Crap this job is fun.
In Ecuador I saw power and home freezer, but where to get ice when it hit me: just freeze water in water bottles and clean the bottles off each day. Not perfect but a cheap start to chilling fish and improving fish quality. Then here I am in Madagascar. No power or home freezers in the village, but ice in blocks available in the town.
But with catches so sporadic now with the trawlers hoovering up the fish offshore so there’s not shit inshore it’s risky to buy ice knowing it will definitely melt but no certainty that there will be fish to cool.
I was just channelling my Peace Corps trainer Eileen and brainstorming to my supervisor and mentioned salt, knowing it’s usually a costly commodity. He says we got yer salt mine right here and it’s cheap! So I get cracking researching salting fish.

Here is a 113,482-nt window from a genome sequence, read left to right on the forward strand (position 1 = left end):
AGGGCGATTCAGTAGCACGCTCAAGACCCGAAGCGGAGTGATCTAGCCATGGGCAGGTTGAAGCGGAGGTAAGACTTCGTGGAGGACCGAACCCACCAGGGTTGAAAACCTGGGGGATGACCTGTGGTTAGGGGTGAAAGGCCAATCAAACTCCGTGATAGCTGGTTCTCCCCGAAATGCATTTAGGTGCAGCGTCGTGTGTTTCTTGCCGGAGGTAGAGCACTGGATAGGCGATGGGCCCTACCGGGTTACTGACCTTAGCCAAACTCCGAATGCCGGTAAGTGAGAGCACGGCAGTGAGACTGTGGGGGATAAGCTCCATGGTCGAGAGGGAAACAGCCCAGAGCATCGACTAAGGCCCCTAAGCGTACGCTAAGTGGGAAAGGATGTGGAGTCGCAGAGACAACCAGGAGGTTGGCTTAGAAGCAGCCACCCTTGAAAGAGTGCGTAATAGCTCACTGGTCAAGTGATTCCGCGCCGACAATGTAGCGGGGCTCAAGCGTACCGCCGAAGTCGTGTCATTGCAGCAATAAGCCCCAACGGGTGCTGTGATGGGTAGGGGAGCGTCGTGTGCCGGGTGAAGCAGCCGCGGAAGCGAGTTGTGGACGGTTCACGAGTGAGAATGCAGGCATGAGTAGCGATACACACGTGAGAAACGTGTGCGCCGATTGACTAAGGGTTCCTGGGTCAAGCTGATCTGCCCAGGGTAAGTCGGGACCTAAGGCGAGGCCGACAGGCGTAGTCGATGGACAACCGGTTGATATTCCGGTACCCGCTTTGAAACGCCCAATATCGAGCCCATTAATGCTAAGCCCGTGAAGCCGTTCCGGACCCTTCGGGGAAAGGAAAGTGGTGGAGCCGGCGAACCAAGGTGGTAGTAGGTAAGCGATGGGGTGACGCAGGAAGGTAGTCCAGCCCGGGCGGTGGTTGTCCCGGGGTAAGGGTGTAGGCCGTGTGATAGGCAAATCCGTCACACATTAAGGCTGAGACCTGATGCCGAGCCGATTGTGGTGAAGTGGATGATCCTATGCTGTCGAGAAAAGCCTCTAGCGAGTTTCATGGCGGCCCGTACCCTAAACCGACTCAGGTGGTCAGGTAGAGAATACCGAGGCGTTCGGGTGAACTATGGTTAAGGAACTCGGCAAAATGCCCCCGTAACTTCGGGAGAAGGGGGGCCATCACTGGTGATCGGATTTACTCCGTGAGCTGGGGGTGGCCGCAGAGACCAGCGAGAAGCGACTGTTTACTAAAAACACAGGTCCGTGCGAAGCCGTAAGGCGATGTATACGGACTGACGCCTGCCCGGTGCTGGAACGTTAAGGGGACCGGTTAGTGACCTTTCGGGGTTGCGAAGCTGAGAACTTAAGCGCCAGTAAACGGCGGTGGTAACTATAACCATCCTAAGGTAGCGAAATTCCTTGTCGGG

We go to get a bag and it’s two freaking dollars for a 60 kilo bag! That’s about a penny a kilo to salt fish at 3 to 4 kilos salt to 10 kilos of fish. We figured this out 2 days into the 5 day assignment, so we bought a bag of salt and some fish and the community women cleaned and cut the fish like they would to smoke them and we salted them down today and didn’t uncle Mark get that little rush, like catching a king salmon or taking a deer.